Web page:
But they desperately need one. As we said, many foster children have very strong feelings about reunification versus adoption, missing their birth parents, situations with their foster parents, and pretty much everything else—but how often do they actually get to voice these opinions and have someone listen to them and try to implement what they want? Rarely. Kids in general have trouble being listened to, but with foster kids in particular, this is a problem; for instance, sometimes a foster child will feel unsafe with their foster family, or they may go back to live with their bio parents and things might take a turn for the worse. But sadly, their caseworkers don’t always listen when they try to speak up. Adults need to listen to foster kids, because foster kids desperately need to feel that someone is on their side. They need someone to explain to them what is happening and why it’s happening; they need someone who will reassure them they are valuable and cared about and everything that’s happening is for their good. Furthermore, caseworkers and court officials need to listen to foster parents, because sometimes decisions will be made that will not end up being a good idea for the foster child—but only the foster parents know why.

2 Siblings are often split up.


Often, a brother or sister is the only link a foster child has to a home he or she dearly misses. So when this brother or sister is sent to another foster home—sometimes very abruptly, without any time for emotional preparation or ample goodbyes—this hurts the children on so many levels. Many people don’t realize how important it is for foster siblings to be kept together. When siblings are separated, it increases the long list of traumatic experiences they have to deal with, and creates even more difficulties as the kids try to adjust to their new and unfamiliar lives. It is hard to keep siblings together because many foster families don’t have the funds, the time, or the space for more than one child, and they simply cannot take more than one. Siblings who are separated may only seen each other for an hour every few months, which isn’t enough time to maintain a good relationship. Sadly, their relationship often deteriorates, and sometimes siblings are never placed back together. If at all possible, foster children need to be kept with their siblings. But sometimes this just isn’t feasible, and the results are sad and disheartening.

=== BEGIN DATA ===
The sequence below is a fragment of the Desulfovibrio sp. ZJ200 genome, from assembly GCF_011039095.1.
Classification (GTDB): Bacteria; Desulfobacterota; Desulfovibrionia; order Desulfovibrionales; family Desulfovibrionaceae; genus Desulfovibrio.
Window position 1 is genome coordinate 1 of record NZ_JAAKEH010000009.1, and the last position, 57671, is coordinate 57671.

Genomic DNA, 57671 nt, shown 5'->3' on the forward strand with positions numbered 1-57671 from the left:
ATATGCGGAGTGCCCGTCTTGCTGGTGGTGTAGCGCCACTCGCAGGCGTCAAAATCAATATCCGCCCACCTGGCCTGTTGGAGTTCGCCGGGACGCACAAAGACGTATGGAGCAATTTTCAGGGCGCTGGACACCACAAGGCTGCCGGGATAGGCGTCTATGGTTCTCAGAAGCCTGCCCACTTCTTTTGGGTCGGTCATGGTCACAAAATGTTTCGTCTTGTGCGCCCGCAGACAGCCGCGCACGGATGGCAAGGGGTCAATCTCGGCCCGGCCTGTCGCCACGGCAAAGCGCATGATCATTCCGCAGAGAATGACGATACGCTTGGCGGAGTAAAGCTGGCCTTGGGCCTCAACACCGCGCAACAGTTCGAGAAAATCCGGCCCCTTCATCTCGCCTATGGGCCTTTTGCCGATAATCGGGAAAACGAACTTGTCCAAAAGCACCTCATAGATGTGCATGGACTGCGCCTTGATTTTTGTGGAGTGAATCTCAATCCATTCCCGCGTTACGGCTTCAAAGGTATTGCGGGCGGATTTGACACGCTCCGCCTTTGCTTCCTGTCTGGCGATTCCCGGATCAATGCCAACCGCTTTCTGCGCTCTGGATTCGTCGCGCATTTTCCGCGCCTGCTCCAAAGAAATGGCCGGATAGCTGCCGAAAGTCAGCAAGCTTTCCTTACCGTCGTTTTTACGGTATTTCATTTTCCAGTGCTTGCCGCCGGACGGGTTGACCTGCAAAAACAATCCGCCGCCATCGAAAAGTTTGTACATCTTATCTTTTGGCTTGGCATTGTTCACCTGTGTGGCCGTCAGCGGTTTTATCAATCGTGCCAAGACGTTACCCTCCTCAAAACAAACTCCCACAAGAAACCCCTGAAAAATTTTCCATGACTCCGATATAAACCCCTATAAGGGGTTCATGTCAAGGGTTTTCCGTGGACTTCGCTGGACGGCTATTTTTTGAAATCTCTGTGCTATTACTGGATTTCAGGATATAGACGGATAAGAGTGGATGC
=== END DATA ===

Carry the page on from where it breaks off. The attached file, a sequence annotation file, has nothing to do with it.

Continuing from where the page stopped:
1 Teens need foster families.


When a family goes to adopt a dog, they are far more likely to choose a cute puppy over an older dog. Sadly, the same is true when families want to foster or adopt a child. Some foster families think teens will just be too difficult to handle—besides the fact teens are hard to deal with anyway, they say, teens from foster care may have behavioral problems that would just prove too much. While it is true that foster teens could have behavioral problems, teens as a whole are grossly underestimated. With the proper guidance, they can be far more kind, respectful, and fun to be around than people think. But the many misconceptions about foster teens tend to block foster parents from accepting them, and the lack of love and guidance for teenagers in the foster system is a direct cause of so many teens becoming homeless and unemployed upon aging out. It’s untrue that adopting teens is always more expensive than adopting younger kids, and it’s also untrue adopting a teen means less of a bond and less of a reward—adopted teens will continue to rely on their parents for love and support for years to come.

References: www.acf.hhs.gov, adoption.com